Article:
I do maintain separate folders, outside of my main teaching resources folder, for my lesson plans. I have a folder for each school I’ve ever taught at and subfolders for each year. Inside the subfolders I’ll have further folders for the different preps, photos, general documents, and files I want to save for my records. The files in these folders are generally either created in them (lesson plans) or copied and pasted from other folders (digital files of the various games and activities I use with that particular unit plan). I usually put a copy of the folder in my Google Drive so I can access it at school, and carry a copy on a flash drive as well (for when the internet goes down). This allows me to quickly access the files I need immediately and, if I’m not supplementing or planning a new unit, to have everything for each unit in one place. When I move to a new school, or get a new curriculum, I start a new folder. If I reuse a plan or material, I copy and paste it into the new folder, leaving the old folder in tact. There have been many times that I have been saved by having these old records, and also times when I’ve been able to help former colleagues out by giving them a copy of a particular unit’s folder (even though I’ve moved to a different position).

Where did I get those 54+ gigs of resources? The short answer is: from all over. Whenever I see something interesting, I stick it in a folder. If I can’t download it, I create a shortcut in the folder. Many of them are games and activities I’ve created myself over the years, but most are things I’ve found on the internet, scanned from magazines, and been given by other teachers. One great resource is Teachers Pay Teachers’ weekly newsletter (biweekly in the summer), each issue includes ten free downloads. For a long time I was teaching so many grades and so many subjects I downloaded every one of those resources (except the foreign language ones), meaning 15-20 new resources a week (there are two newsletters, one K-5 and one 6-12)! Another great way to save things you see online, especially text from websites, is the Chrome extension, Print Friendly. This free extension transforms websites into printable or savable documents, it even lets you take out parts of the website you don’t want to save (such as advertisements and random comments). If I see a website, article, or blog post I want to save, I simply click the Print Friendly icon and choose how I’d like to save it (print, pdf, or email). I can then disseminate it to my students and the attribution is taken for me because the original web address is automatically included at the top.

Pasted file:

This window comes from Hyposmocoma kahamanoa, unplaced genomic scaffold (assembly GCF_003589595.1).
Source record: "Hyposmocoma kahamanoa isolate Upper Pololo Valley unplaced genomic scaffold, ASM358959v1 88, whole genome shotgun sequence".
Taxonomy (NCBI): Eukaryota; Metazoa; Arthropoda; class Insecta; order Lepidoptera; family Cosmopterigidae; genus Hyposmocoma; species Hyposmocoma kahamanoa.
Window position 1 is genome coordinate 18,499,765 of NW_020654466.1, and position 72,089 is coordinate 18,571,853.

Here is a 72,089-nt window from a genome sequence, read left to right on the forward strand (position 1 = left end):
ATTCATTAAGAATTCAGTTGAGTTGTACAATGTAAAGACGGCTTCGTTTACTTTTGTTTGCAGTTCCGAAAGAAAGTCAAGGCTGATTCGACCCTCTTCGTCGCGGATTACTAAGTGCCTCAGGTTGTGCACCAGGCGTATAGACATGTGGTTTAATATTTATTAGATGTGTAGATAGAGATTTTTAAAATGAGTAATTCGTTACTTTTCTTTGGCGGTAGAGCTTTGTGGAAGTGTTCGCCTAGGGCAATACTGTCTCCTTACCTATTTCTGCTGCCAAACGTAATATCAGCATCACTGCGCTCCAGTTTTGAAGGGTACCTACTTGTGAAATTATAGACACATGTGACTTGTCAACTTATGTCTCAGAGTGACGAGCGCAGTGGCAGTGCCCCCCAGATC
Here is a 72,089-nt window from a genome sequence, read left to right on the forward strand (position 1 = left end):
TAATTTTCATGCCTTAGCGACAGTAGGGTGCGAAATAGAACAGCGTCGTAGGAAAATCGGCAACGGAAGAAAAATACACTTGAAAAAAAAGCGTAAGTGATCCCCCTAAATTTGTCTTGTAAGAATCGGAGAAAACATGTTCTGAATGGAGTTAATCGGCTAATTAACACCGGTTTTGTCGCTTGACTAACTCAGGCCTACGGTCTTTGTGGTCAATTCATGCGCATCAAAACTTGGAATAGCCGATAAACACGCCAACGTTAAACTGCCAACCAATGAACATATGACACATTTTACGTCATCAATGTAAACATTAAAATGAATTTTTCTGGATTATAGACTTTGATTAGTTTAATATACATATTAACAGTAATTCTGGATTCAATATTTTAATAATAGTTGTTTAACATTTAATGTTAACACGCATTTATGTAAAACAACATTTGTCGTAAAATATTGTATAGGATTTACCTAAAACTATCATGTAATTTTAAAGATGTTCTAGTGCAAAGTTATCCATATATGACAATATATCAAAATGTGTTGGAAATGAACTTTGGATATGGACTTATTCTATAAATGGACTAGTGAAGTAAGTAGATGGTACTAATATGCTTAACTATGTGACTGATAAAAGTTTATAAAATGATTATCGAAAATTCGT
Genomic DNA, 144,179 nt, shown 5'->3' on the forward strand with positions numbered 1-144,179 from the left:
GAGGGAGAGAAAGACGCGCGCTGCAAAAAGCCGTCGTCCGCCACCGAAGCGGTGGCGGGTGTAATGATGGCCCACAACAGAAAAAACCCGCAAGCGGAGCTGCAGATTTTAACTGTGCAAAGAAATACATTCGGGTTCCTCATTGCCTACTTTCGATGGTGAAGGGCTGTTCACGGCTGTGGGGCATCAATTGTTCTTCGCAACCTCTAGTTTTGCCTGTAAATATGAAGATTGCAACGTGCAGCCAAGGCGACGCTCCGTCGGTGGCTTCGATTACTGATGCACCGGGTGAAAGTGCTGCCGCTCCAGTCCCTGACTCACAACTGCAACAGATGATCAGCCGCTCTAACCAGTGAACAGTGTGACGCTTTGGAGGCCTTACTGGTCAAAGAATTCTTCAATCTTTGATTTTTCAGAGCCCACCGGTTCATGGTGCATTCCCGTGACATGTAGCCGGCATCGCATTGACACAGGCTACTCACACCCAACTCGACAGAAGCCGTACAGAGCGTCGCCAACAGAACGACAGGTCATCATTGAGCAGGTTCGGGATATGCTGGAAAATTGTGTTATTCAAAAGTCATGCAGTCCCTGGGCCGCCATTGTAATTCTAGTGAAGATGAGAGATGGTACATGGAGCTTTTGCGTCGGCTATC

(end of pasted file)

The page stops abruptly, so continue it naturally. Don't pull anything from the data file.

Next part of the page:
More good news about digital materials organization: it’s much easier and faster than physical materials organization! The time and stress saving benefits are just as great though, so I would encourage you to not put it off. Happy teaching, everyone!